Wyoming's natural gas boom sees growing pains
An explosion of natural gas drilling in Wyoming has given the state a huge financial boost - and a new set of problems, says Fortune's Rebecca Clarren.
(Fortune Magazine) -- On a windy Friday afternoon in Sublette County, Wyo., Ensign Rig No. 121 clanks and moans as it drives steel pipe 11,500 feet into the ground to capture natural gas. Just a few hundred yards away, framed against the stark blue sky, a half-dozen antelope bound across the sagebrush desert.
Until recently the county's three million acres served mostly as a quiet and relatively isolated habitat for the herds of grazing animals. But at the moment it's hard to hear anything other than the hulking mechanism's steady percussion.
"I guess you could say it's like a gold rush out here," shouts 44-year-old supervisor Todd Arnold over the racket, with the 15-story derrick looming behind him. "Everything is going full bore right now. We keep all the components of this thing moving all the time - 24 hours a day, seven days a week."
They can't afford not to. Arnold and his five-man crew are at the epicenter of the biggest boom ever to hit this part of cowboy country. His employer, Canadian natural gas giant EnCana, has drilled 374 new wells in Sublette in the past three years alone.
A host of other multinational oil and gas companies, such as BP (Charts) and Exxon Mobil (Charts, Fortune 500), have rushed in as well. The promise of $25-an-hour starting pay for drillers has drawn thousands of men from as far away as Texas and Florida to this once-sleepy corner of western Wyoming. Arnold, who came from Utah, works up to 18 hours a day and makes more than $150,000 annually.
A confluence of events in the global energy market brought the drillers here. In recent years Russia and Venezuela, both big natural gas suppliers, nationalized their fields, shutting off access to foreign companies. Simultaneously, natural gas production in the Gulf of Mexico - the source for 10 percent of American consumption - declined some 40 percent from 2000 to 2005, as easy-to-drill reserves were depleted and explorers had to move to deeper water.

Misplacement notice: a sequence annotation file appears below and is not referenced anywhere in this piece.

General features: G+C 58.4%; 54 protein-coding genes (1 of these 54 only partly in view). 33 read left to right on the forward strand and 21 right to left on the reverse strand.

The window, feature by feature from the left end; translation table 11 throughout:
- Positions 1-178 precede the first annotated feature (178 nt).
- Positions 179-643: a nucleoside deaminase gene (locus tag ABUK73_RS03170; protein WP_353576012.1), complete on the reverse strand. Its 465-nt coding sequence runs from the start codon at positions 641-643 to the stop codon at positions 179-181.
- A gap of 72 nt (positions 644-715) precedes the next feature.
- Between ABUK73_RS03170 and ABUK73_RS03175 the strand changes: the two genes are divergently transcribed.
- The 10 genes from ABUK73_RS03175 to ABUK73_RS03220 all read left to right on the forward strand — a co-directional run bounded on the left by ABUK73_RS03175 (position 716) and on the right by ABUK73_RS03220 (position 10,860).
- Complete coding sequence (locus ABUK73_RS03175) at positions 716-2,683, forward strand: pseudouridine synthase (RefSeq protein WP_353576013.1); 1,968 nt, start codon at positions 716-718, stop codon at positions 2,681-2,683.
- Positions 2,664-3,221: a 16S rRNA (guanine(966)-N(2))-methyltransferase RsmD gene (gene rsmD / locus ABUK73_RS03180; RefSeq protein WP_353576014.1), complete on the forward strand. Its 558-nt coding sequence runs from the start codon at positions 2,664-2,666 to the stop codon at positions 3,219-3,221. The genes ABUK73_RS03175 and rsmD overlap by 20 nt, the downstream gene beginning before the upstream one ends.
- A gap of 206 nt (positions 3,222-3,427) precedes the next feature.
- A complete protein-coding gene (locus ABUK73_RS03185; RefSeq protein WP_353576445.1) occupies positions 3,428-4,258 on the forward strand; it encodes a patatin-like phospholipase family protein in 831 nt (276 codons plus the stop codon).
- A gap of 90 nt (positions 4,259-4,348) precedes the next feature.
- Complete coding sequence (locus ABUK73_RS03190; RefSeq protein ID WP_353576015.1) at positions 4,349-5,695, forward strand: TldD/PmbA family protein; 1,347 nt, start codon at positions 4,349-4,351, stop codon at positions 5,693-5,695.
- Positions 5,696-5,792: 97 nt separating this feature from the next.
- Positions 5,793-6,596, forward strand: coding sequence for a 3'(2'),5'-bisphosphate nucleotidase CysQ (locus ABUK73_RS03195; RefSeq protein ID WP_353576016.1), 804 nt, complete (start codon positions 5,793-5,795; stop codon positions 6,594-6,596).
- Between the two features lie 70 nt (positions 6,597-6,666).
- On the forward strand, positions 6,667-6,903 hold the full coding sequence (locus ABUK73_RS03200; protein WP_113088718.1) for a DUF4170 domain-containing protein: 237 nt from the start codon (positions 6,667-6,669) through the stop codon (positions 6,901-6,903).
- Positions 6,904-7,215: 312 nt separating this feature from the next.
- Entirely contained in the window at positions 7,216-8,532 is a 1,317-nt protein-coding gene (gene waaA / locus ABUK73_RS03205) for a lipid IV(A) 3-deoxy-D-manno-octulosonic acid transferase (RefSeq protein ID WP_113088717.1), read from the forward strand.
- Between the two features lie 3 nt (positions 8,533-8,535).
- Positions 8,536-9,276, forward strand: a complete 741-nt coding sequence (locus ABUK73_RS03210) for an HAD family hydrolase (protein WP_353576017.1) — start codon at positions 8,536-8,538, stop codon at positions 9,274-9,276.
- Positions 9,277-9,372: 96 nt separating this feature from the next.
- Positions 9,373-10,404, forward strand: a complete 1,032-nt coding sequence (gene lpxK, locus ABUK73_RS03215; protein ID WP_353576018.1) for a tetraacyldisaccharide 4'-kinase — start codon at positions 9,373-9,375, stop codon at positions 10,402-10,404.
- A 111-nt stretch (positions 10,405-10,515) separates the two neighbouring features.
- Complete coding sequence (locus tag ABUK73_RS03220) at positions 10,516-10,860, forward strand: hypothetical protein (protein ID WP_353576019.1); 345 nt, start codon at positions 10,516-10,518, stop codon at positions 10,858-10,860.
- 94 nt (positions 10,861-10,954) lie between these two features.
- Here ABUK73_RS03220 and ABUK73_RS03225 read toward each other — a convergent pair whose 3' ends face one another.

The tightening supply, combined with ever-increasing demand in the U.S., has helped lead to a quadrupling of the price of natural gas over the past decade. And that has created a new urgency to drill for Wyoming's "unconventional" gas - which sits not in easy pools above oil, but thousands of feet beneath the earth in pockets of sandstone and coal formations.
"This is the frontier," says Fadel Gheit, a senior energy analyst with Oppenheimer & Co. "Wyoming has been underexplored and underexploited. Everybody and his brother want to go into this gas play and see how far they can push the envelope."
Former Wyoming Congressman Dick Cheney also contributed to the gas grab. In 2001 the Vice President's much-argued-about Energy Task Force recommended that more public land throughout the Rocky Mountains be made available for gas development.
In response, the Bureau of Land Management, the federal agency that issues drill permits to private companies for public land development, reduced environmental restrictions. In 2007 the BLM office in Wyoming plans to issue 4,545 new drilling permits, a 300 percent increase over 2002.
There are already 26,900 wells in the state, the vast majority drilled in the past five years. Within the next decade gas companies plan to drill over 51,000 more. The 24 trillion cubic feet of recoverable natural gas beneath Wyoming is enough to power the entire country for one year.
It is the second-largest proven natural gas reserve in the U.S., just behind Texas's. Already Wyoming's gas, which snakes out of the state in an expanding number of pipelines, provides fuel for much of Utah, Nevada, Kansas and Missouri, and accounts for an estimated 25 percent of California's consumption.
The explosion in drilling activity has created a windfall for sparsely populated Wyoming (with 515,000 people, it has the smallest population of any state). Royalty payments from gas extraction created a nearly $2 billion budget surplus last year.